It was produced by electronics company the Radio Corporation of America (RCA) for men returning from the World War II to workplaces that were now filled with women in the 1940s.
During the war years, with men off fighting, more women were employed in factories.
Between 1940 and 1945, women in the workforce went up from 27% to nearly 37%.
When the war ended, the men returned and initially, many women remained in their jobs.
The guide includes reminders that women are ‘teachable’, ‘patient’, ‘cooperative’, and ‘careful’.
One section sets out exactly what you should and shouldn’t do when supervising women.
It says: ‘Make clear her part in the process or product on which she works.
‘Allow for her lack of familiarity with machine processes.
‘See that her working set-up is comfortable, safe and convenient.
‘Start her right by kindly and careful supervision.
‘Avoid horseplay or “kidding”; she may resent it.
‘Suggest rather than reprimand.
‘When she does a good job, tell her so.
‘Listen to and aid her in her work problems.’
Another section deals with ‘when you put a woman to work’, where advice includes:
‘Consider her education, work experience and temperament in assigning her to that job.
‘Assign her to a shift in accordance with health, home obligations and transportation arrangements.
‘Be sure she knows the location of rest-rooms, lunch facilities, dispensaries.’
The final section also advises that there are things that male bosses can’t deal with and they should turn to a female counselor instead.
It says: ‘Call on a trained woman counselor in your personnel department to find out that women workers think and want; to discover personal causes of poor work, absenteeism, turnover; to assist women workers in solving personal difficulties; to interpret women’s attitudes and actions and to assist in adjusting women to their jobs.’
The guide does include some things that seem like great workplace practices like set hours and regular breaks.
It recommends limiting hours to eight a day and 48 a week, allowing for rest periods, providing nourishing food for lunch and clean toilets.
The guide also says that women should have properly adjusted work seats, good ventilation and lighting and proper clothing for each job.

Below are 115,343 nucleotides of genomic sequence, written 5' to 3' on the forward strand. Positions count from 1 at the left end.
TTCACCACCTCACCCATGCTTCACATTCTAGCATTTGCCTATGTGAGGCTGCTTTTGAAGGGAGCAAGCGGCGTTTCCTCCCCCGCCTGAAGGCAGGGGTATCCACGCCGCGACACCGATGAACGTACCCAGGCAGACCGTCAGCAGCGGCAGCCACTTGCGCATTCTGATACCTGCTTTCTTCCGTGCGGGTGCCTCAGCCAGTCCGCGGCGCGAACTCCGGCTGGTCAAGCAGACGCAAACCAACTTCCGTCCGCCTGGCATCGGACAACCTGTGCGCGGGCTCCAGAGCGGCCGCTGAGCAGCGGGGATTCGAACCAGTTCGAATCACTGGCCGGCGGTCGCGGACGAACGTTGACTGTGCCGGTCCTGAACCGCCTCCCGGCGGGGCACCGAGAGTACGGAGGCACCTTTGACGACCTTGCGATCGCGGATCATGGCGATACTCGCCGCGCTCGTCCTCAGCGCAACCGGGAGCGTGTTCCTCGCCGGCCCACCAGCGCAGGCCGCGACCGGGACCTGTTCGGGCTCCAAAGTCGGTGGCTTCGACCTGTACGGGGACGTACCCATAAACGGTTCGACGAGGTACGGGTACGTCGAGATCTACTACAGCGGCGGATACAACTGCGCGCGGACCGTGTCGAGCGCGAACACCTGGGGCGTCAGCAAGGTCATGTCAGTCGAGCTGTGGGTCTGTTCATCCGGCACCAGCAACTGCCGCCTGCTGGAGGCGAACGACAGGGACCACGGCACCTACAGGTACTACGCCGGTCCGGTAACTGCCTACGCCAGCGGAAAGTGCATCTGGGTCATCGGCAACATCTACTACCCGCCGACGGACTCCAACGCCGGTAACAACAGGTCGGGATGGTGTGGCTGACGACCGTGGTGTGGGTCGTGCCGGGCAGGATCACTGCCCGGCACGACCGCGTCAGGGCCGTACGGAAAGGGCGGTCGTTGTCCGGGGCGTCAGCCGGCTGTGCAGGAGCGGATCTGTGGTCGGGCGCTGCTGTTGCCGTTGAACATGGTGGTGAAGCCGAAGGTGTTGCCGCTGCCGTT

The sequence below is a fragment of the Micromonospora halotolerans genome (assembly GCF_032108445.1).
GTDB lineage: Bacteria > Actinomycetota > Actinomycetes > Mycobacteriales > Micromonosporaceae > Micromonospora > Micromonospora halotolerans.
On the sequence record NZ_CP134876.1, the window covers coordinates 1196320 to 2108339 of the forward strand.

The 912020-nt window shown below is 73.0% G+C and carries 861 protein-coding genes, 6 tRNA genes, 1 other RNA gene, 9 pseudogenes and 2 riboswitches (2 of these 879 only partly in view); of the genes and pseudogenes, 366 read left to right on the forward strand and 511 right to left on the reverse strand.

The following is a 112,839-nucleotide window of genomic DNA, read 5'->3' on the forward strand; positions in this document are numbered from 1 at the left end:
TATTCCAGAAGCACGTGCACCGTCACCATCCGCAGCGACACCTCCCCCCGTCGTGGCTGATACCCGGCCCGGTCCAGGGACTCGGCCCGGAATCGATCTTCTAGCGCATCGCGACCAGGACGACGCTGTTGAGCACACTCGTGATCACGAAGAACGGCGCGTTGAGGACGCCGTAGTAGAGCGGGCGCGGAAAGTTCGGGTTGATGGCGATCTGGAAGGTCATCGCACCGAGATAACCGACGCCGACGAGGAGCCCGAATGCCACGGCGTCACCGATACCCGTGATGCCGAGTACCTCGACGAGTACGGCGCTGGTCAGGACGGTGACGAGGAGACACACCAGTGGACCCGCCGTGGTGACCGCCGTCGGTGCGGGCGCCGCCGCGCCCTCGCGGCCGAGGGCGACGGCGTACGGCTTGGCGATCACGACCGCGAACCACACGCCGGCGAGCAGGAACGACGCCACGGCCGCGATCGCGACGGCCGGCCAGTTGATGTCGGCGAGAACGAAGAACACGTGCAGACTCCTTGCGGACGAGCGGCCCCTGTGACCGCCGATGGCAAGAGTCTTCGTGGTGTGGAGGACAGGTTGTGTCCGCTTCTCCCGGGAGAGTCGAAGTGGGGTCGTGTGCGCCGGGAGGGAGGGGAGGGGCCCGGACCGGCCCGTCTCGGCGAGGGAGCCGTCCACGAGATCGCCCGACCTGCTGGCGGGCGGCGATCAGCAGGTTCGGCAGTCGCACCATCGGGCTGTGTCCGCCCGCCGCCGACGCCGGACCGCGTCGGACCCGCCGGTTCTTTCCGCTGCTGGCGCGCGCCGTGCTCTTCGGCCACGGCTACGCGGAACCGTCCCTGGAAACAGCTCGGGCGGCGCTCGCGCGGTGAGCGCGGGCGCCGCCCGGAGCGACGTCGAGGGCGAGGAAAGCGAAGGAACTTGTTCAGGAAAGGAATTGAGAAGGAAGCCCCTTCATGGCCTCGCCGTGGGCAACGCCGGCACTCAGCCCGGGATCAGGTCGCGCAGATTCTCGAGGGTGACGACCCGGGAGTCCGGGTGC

Well, women might have been treated like second class colleagues but at least their seats were comfortable.
Retro guide to dealing with women in the workplace
Checking your LinkedIn messages is like journeying to the dark side of your Facebook messages, the filtered requests.
In your Facebook inbox you’ll find many a creep trying to become friends with you through the terrible art of flirting.
The same thing happens on employment website LinkedIn, but under the guise of business and networking.
One woman, like many before her, found that a particular interaction she had on LinkedIn was just a man trying to hit on her.
Hannah Ray revealed on Twitter how she was talking with a man about relocating for a job when he made it personal.
He asked her whether she would be willing to relocate for a man, coupling the line with a suggestive wink face.
Luckily for him, she blacked out the name of the bold lothario in the screenshot she posted, which has now gone viral.
NO DM IS SACRED NOT EVEN LINKEDIN pic.twitter.com/1rEIYYuECn
— hannah ray (@hannaheray) March 18, 2019
The post, which received over 32,000 likes, was also spotted by the LinkedIn help account who wrote to her: ‘Hi Hannah, thank you for speaking on this. It’s absolutely not acceptable to send inappropriate messages on LinkedIn. We take these reports very seriously and have tools in place to report and block.’
Hannah’s tweet resonated with many people online who shared their own experiences of being approached romantically by men on the networking website.
People commenting on the post, and many before that, urged men to not use LinkedIn as a dating site.
One follower tagged She Rates Dogs, the Twitter account that shames people who send brazen text messages to their exes or just people they know.
The account replied to the tweet saying: ‘Why does this happen so much on LinkedIn?’
We’re not sure why it’s such a common occurrence but thankfully some are starting to realise how unprofessional and inappropriate it is.
One man wrote: ‘As a man that doesn’t encounter these things regularly, I honestly had no idea that it was a normal thing. I am enlightened. It’s really cringe.’
In case there are others out there who don’t know how widespread the problem is, here are a bunch of other messages received on LinkedIn:
UGGGH YES. I used to have my email address on my LinkedIn profile (at the recommendation of a recruiter) until I got this email. Gross. pic.twitter.com/c4mqfYCFqn— Laura (@laurosaurus) March 18, 2019
I blocked/reported him and he made another account and tried to connect with me on there as well. Men are wild pic.twitter.com/Hprheonk9G— ash (@_ashleyward99) March 18, 2019
Same 😂😅 pic.twitter.com/vFw4hoHFud— Paige Kostrab (@Pee_Kaaay) March 18, 2019
The best part was that one of the suggested responses was simply "Lol" pic.twitter.com/o1aYVMG5fh— Melissa Berman (@Melissa_Berman) March 18, 2019
I feel this - got this LinkedIn message recently. pic.twitter.com/ifEeCYytLU— 🌈Adrienne Michelson (@80Data) March 18, 2019
Literally. pic.twitter.com/bsHqQ4pmI0— Codi Pierson (@CodiLane_12) March 19, 2019
If you’re someone who uses the site for personal reasons, please remember LinkedIn is supposed to be a space for professional networking.
Man slides into Linkedin DMs
This week a committee of MPs will be hearing about the use of medicinal cannabis.
When the law on this changed last year, making it legal to use cannabis for medicinal purposes, I was thrilled. I thought it might mean I could finally get a medicine that would really alter my life and make it better. But the truth is, the change in law has done nothing to bring me any relief.
I was diagnosed with relapsing remitting MS in 1999. MS is unpredictable and different for everyone, but for me it means fatigue, dizziness, heaviness in my limbs, tremor, visual problems, and bladder and bowel problems.